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Better Bike Infrastructure Expands Economic Opportunity: Report

Accessibility to jobs in Baltimore by bike facilities. Map: University of Minnesota Accessibility Observatory

In the American cities with the best bike infrastructure, cyclists are able to reach 75 percent more jobs on safe dedicated bike facilities, a new report shows.

University of Minnesota researchers mapped how many jobs the average person in every major U.S. metro area is able to reach by biking on both "low-stress" facilities -- like trails and protected bike lanes -- and "medium-stress" bike facilities, bike regular bike lanes and some minor streets with sharrows.

"Job density" in obviously higher in certain metro cores, but the report also shows that smart investments in bike infrastructure can put economic opportunities safely within reach for people on bikes.

Here are the cities that offered the bike access to jobs:

Top 10 cities for bike access to jobs. Data: University of Minnesota Accessibility Observatory
Top 10 cities for bike access to jobs. Data: University of Minnesota Accessibility Observatory
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Although the Top 10 list primarily shows the cities with the highest overall employment, bike infrastructure can have a big impact on cities rankings, say the authors, Andrew Owen and Brendan Murphy.

For example, "the Minneapolis–St. Paul metropolitan area is ranked 14th largest by total employment ... but ranks 12th and seventh by access to jobs on low-stress and medium-stress bicycle networks, respectively.

"Conversely, Houston ranks fifth by total employment, but 32nd by access to jobs on both low-stress and medium-stress bike networks," they said.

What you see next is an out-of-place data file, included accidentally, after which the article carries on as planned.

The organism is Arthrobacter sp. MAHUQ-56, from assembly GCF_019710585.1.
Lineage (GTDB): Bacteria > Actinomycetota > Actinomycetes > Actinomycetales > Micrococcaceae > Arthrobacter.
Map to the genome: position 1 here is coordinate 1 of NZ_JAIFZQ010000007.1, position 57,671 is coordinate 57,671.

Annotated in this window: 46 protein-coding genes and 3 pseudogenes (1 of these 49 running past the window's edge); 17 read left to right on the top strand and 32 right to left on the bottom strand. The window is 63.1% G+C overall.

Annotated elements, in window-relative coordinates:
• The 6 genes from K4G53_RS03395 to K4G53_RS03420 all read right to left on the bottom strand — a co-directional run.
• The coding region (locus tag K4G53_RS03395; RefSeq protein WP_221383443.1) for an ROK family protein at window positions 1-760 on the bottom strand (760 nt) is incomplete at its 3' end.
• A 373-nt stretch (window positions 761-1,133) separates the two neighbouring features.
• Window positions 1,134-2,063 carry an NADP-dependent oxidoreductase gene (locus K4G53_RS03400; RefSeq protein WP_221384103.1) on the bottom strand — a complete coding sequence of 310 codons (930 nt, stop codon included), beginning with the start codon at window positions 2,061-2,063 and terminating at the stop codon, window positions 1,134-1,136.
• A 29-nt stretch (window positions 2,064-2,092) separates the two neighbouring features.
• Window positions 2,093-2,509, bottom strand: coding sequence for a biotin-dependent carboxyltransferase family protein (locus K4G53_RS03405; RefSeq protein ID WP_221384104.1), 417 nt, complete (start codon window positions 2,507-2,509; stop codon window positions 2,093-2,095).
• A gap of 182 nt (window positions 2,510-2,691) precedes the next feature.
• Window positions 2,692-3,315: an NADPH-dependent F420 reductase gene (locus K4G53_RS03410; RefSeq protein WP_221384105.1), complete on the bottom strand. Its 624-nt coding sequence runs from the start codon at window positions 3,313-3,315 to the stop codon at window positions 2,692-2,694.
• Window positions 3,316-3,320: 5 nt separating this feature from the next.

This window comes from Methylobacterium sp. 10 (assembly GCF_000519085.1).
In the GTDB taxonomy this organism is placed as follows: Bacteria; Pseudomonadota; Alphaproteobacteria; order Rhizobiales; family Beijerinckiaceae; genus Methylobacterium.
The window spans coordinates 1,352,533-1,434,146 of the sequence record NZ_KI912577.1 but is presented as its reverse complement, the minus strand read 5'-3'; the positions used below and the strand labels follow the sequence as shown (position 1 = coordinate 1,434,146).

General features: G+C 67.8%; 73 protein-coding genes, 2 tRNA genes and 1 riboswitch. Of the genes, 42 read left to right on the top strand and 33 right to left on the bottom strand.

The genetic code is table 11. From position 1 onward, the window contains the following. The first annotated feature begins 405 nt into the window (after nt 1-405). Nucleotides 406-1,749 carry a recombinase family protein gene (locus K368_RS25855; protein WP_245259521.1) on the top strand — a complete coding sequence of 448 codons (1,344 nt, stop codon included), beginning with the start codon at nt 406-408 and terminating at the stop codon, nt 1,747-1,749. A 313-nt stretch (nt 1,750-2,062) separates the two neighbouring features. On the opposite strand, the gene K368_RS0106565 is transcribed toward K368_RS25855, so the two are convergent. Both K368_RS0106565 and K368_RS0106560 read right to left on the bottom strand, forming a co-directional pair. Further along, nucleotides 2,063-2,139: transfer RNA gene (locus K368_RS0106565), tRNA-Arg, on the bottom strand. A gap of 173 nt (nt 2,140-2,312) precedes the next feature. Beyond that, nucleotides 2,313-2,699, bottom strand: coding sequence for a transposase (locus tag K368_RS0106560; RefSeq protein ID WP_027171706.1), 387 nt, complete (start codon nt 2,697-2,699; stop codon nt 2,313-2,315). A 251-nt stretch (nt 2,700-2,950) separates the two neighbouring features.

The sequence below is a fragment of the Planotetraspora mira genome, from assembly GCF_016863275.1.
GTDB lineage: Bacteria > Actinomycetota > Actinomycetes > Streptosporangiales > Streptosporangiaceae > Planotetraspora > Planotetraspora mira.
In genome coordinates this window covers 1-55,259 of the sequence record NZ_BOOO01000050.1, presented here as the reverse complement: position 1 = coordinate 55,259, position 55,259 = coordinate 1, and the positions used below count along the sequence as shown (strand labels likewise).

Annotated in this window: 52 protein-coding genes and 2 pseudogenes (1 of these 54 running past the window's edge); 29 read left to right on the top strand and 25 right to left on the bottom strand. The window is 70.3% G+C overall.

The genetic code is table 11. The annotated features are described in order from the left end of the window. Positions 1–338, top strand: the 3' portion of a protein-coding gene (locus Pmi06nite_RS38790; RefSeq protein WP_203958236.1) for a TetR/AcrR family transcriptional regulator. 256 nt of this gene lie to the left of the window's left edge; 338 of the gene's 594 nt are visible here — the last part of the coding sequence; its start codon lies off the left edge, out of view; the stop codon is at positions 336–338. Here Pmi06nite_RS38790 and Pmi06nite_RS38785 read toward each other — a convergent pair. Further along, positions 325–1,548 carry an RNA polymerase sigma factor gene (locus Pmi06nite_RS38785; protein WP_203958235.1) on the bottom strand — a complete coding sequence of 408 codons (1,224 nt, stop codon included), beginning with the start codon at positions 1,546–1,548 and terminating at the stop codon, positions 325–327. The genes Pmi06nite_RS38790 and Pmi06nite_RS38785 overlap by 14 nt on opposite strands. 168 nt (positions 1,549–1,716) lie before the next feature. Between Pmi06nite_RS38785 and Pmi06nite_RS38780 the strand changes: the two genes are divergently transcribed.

Overall, Portland, Minneapolis and San Francisco offered the largest increases in bike access on social facilities. They each out average residents within 75 percent as many jobs on bike infrastructure as were available to a cyclist by biking on an unimproved road system.

Onward down he list, there was a lot of variation. The average Atlanta resident, the ranking shows, can reach 4,127 jobs in a half hour by "low-stress bikeway." By comparison, the average Denver resident can reach 18,104. Tampa residents can access on average 2,318 in the same time frame. But in Washington, D.C. it is 15,463.

Data: University of Minnesota Access Observatory
Data: University of Minnesota Access Observatory
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Dallas bike access
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Cities that want to improve accessibility to jobs by bike can either add bike infrastructure or increase the concentration of employment by where people live, Owen and Murphy say.

The Accessibility Observatory at the University of Minnesota has also used this research method to measure job accessibility in metro regions by car and by transit. Check out the full study to see how your city ranked.

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